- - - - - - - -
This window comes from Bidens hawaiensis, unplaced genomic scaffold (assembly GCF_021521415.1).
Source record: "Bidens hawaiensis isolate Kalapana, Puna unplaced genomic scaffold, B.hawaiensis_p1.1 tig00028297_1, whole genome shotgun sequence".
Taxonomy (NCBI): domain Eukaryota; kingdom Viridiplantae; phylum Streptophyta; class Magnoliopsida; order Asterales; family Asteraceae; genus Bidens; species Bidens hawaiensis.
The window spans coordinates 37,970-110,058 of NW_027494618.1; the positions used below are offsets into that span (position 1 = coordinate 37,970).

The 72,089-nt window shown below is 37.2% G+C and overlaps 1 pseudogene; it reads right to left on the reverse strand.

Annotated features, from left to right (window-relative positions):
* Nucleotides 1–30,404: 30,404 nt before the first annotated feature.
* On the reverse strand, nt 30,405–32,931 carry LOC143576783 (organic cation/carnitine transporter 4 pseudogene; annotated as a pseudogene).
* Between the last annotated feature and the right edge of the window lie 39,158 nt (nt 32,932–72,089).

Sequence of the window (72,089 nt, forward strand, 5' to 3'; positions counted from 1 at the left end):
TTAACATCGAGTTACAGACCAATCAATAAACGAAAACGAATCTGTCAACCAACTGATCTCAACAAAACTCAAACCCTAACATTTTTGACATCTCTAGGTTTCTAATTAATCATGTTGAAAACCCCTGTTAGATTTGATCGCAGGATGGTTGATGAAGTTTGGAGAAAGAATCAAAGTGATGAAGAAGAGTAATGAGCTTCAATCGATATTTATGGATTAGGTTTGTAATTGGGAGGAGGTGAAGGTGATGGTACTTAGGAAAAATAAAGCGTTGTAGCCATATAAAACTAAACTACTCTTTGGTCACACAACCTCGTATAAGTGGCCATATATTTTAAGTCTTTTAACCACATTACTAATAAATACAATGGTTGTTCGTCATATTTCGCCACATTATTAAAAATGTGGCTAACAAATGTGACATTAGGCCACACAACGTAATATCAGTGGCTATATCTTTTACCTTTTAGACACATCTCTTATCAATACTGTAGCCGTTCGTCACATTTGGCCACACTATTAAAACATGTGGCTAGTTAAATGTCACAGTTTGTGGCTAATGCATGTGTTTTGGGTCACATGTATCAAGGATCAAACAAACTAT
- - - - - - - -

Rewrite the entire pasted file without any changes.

This window comes from Bidens hawaiensis, unplaced genomic scaffold (assembly GCF_021521415.1).
Source record: "Bidens hawaiensis isolate Kalapana, Puna unplaced genomic scaffold, B.hawaiensis_p1.1 tig00028297_1, whole genome shotgun sequence".
Taxonomy (NCBI): domain Eukaryota; kingdom Viridiplantae; phylum Streptophyta; class Magnoliopsida; order Asterales; family Asteraceae; genus Bidens; species Bidens hawaiensis.
The window spans coordinates 37,970-110,058 of NW_027494618.1; the positions used below are offsets into that span (position 1 = coordinate 37,970).

The 72,089-nt window shown below is 37.2% G+C and overlaps 1 pseudogene; it reads right to left on the reverse strand.

Annotated features, from left to right (window-relative positions):
* Nucleotides 1–30,404: 30,404 nt before the first annotated feature.
* On the reverse strand, nt 30,405–32,931 carry LOC143576783 (organic cation/carnitine transporter 4 pseudogene; annotated as a pseudogene).
* Between the last annotated feature and the right edge of the window lie 39,158 nt (nt 32,932–72,089).

Sequence of the window (72,089 nt, forward strand, 5' to 3'; positions counted from 1 at the left end):
TTAACATCGAGTTACAGACCAATCAATAAACGAAAACGAATCTGTCAACCAACTGATCTCAACAAAACTCAAACCCTAACATTTTTGACATCTCTAGGTTTCTAATTAATCATGTTGAAAACCCCTGTTAGATTTGATCGCAGGATGGTTGATGAAGTTTGGAGAAAGAATCAAAGTGATGAAGAAGAGTAATGAGCTTCAATCGATATTTATGGATTAGGTTTGTAATTGGGAGGAGGTGAAGGTGATGGTACTTAGGAAAAATAAAGCGTTGTAGCCATATAAAACTAAACTACTCTTTGGTCACACAACCTCGTATAAGTGGCCATATATTTTAAGTCTTTTAACCACATTACTAATAAATACAATGGTTGTTCGTCATATTTCGCCACATTATTAAAAATGTGGCTAACAAATGTGACATTAGGCCACACAACGTAATATCAGTGGCTATATCTTTTACCTTTTAGACACATCTCTTATCAATACTGTAGCCGTTCGTCACATTTGGCCACACTATTAAAACATGTGGCTAGTTAAATGTCACAGTTTGTGGCTAATGCATGTGTTTTGGGTCACATGTATCAAGGATCAAACAAACTAT